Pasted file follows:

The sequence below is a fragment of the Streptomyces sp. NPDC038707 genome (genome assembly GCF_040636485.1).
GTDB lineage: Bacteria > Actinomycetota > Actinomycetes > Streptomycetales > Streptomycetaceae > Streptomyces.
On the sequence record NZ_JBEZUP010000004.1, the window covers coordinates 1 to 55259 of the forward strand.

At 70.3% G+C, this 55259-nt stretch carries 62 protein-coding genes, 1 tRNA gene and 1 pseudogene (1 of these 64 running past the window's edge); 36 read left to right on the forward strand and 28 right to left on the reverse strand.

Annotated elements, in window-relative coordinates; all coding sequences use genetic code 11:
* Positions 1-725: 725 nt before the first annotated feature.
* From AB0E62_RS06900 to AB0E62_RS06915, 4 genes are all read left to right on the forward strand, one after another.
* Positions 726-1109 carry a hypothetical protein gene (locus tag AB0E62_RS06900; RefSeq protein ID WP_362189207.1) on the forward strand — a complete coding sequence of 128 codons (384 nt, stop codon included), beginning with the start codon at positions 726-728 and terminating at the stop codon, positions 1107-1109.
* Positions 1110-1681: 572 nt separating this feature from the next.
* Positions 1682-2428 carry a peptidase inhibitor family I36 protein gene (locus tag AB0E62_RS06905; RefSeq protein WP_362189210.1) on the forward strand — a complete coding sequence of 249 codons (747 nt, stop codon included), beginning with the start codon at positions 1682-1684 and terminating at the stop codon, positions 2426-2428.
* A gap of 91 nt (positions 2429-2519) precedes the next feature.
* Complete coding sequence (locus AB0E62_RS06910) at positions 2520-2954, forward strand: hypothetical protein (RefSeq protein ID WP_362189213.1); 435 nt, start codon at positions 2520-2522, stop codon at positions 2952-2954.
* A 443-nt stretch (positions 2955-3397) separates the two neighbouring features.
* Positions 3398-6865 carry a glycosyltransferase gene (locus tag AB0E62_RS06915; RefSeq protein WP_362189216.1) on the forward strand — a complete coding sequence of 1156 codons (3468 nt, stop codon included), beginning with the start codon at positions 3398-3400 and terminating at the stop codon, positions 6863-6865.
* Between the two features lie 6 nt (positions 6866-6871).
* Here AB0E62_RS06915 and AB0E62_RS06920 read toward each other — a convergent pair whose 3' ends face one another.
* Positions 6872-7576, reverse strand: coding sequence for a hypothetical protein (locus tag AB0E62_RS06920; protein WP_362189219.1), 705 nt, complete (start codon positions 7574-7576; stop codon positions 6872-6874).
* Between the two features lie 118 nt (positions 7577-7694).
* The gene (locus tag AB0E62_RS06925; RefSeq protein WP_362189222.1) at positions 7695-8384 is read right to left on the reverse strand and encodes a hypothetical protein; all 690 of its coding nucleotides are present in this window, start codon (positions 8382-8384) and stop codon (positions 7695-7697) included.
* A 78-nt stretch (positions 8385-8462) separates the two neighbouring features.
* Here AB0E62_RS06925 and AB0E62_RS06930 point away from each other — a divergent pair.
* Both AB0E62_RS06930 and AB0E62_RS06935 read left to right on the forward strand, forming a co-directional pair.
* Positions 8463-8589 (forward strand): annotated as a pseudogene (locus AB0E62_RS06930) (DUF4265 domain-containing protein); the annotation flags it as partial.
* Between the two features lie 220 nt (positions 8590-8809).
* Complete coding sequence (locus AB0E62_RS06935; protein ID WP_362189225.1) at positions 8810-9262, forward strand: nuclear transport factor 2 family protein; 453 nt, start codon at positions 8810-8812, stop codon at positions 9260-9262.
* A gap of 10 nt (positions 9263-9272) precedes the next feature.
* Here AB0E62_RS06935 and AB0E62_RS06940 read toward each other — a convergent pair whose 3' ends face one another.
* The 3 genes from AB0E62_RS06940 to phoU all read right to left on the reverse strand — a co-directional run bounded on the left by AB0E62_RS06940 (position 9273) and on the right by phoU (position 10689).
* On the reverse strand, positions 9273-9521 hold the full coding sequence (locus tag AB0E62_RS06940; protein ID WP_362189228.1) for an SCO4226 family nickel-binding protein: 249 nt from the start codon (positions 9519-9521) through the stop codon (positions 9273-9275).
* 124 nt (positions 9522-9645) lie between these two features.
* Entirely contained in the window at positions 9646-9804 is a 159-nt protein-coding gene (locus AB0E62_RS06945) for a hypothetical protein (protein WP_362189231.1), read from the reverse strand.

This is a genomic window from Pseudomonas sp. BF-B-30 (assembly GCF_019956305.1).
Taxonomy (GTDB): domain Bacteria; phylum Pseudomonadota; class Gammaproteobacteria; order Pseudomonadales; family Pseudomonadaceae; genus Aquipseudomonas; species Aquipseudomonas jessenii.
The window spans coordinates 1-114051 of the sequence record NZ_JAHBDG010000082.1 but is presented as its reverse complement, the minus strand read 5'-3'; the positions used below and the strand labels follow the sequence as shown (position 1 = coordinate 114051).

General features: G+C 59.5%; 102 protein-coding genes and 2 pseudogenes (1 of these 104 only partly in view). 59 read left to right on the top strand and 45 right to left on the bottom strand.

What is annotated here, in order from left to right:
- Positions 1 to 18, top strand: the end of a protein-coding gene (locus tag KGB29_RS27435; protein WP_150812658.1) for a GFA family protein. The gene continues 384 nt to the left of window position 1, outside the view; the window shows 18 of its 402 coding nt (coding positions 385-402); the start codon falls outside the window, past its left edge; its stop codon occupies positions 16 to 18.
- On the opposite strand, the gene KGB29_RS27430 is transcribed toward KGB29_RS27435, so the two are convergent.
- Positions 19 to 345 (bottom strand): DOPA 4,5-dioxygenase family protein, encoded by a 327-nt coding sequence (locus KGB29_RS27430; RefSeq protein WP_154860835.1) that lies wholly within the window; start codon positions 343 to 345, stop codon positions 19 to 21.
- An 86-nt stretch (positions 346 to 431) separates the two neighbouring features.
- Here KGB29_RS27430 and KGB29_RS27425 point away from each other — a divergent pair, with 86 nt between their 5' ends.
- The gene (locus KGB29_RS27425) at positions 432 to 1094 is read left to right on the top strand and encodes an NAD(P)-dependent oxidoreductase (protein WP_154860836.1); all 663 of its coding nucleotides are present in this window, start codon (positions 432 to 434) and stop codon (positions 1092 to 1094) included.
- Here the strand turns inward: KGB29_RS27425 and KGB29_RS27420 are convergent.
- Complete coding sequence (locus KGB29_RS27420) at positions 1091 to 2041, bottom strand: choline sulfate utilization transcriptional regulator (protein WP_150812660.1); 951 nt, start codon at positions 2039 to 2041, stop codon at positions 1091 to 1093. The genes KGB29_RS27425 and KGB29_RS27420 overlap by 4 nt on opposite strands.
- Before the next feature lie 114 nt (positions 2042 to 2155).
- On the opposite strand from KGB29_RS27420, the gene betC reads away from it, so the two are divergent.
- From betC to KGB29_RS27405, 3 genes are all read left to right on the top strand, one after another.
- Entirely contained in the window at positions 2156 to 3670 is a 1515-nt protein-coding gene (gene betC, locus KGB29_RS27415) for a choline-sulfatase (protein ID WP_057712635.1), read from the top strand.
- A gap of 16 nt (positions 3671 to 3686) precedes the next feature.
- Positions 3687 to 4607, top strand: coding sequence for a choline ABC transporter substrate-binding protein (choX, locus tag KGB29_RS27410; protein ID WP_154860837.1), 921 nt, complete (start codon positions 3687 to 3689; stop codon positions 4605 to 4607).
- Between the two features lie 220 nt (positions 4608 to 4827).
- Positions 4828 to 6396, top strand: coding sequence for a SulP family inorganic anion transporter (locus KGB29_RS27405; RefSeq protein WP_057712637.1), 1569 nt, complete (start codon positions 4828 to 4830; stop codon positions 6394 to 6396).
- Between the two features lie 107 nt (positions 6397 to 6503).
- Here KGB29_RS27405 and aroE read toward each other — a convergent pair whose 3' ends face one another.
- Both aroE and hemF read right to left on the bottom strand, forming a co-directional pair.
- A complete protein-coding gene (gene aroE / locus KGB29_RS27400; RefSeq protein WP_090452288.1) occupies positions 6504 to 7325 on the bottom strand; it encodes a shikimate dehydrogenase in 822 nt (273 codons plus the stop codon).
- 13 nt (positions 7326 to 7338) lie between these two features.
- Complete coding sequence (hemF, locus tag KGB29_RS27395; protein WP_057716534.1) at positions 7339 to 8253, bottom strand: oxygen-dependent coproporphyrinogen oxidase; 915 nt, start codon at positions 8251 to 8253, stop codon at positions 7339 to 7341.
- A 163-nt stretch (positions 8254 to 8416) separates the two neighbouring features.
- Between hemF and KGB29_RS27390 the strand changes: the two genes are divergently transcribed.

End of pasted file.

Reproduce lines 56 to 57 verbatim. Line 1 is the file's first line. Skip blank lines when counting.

- A complete protein-coding gene (gene aroE / locus KGB29_RS27400; RefSeq protein WP_090452288.1) occupies positions 6504 to 7325 on the bottom strand; it encodes a shikimate dehydrogenase in 822 nt (273 codons plus the stop codon).
- 13 nt (positions 7326 to 7338) lie between these two features.